Percentage of land area, excluding Russia and marine areas, covered by these wetlands
Nivet and Frazier (2004) have reported on the most recent inventory of European wetlands. The area of coastal wetlands is currently estimated at about 46,000 km2, which is about 2% of the total area of European wetlands including Russia. With their total area of 2,486,000 km2, inland wetlands comprise the largest proportion of the total wetland area. The reported area of human-made wetlands is about 20,000 km2 or 1% of the total wetland area. However, there still seems to be large uncertainty in these estimates because not all national inventories are complete, different national inventories use different definitions of wetland types and, last but not least, some of the areas reported as wetlands apparently also comprise former wetlands that have been drained.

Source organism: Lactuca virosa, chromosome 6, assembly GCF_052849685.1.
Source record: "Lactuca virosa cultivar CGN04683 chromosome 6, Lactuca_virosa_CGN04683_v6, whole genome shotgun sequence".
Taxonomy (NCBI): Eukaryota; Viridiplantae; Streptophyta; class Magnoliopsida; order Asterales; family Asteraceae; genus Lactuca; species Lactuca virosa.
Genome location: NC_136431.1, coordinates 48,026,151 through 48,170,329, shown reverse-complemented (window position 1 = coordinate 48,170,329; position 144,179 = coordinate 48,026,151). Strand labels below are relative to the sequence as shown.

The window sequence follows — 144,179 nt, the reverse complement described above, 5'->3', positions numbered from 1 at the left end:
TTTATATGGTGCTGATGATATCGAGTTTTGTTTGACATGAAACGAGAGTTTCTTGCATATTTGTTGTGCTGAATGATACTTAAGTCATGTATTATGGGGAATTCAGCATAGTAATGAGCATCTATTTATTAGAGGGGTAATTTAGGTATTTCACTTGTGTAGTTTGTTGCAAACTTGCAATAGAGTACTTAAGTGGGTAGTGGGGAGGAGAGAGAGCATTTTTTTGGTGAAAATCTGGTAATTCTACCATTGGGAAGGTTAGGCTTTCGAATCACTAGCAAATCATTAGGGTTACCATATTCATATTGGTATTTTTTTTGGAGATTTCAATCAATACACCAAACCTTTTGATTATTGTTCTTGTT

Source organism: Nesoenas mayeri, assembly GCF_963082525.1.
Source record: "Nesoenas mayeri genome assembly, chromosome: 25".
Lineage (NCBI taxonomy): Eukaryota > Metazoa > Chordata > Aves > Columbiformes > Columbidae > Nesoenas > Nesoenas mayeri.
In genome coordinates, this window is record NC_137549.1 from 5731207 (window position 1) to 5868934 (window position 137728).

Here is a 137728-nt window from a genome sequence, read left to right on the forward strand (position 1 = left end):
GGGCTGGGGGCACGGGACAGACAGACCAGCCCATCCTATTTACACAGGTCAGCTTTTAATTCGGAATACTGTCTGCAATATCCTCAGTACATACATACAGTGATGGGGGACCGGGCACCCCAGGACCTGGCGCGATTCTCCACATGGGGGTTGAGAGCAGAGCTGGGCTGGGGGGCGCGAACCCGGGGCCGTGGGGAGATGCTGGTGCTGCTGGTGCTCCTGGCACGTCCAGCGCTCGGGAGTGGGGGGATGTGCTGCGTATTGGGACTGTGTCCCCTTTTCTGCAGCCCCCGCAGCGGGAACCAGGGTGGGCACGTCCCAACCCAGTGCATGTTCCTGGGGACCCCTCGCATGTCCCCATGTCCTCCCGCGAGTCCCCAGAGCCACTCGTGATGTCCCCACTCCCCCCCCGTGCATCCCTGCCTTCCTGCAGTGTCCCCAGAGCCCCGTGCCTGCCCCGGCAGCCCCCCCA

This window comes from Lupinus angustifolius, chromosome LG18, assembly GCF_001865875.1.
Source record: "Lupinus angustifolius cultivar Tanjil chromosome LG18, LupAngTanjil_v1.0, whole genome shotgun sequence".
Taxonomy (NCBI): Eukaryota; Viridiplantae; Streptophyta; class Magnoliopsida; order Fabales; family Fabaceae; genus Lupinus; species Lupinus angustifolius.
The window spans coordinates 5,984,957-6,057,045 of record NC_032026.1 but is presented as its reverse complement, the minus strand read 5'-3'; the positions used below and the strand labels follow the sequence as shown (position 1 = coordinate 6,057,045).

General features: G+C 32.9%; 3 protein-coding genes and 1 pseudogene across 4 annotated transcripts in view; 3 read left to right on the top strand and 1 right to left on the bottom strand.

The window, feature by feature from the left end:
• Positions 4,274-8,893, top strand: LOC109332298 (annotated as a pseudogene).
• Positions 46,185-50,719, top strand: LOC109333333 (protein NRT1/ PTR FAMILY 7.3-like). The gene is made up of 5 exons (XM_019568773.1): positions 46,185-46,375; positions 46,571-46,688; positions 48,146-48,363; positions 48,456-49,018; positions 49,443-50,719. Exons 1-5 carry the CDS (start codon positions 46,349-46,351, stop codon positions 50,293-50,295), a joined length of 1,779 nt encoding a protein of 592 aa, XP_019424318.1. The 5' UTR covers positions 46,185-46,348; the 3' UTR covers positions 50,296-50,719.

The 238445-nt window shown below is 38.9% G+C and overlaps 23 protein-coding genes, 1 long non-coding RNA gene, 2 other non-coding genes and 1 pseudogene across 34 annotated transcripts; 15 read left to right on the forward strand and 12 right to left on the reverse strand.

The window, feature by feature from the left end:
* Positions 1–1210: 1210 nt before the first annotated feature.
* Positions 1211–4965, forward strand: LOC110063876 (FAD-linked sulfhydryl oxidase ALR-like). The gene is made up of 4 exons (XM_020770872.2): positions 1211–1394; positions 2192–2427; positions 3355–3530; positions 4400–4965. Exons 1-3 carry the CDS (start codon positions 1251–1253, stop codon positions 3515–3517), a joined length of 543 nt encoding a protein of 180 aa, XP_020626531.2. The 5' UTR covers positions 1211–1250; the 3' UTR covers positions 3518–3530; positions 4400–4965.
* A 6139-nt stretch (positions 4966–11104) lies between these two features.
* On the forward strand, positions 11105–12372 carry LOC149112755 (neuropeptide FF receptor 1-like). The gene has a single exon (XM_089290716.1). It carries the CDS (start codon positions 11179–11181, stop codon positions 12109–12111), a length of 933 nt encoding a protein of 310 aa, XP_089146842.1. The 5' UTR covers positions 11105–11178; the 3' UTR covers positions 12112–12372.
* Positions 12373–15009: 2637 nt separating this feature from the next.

Despite its relatively small geographic size, Europe has a very long coastline, approximately 326,000 km (Pruett and Cimino 2000). The European coastline comprises the main marine regions of the northeast Atlantic, part of the Arctic, the Baltic Sea, the North Sea, the Mediterranean Sea and the Black Sea. Much of the European coastline consists of a chain of extensive estuaries, lagoons and intertidal bays interspersed through stretches of rocky shore and sandy beaches (Adam 1990). These areas support various wetland types. Airoldi and Beck (2007) distinguish macroalgal beds, seagrass meadows, biogenic reefs, sedimentary habitats (mudflats, sandflats and subtidal soft bottoms) and emergent coastal wetlands including salt marshes.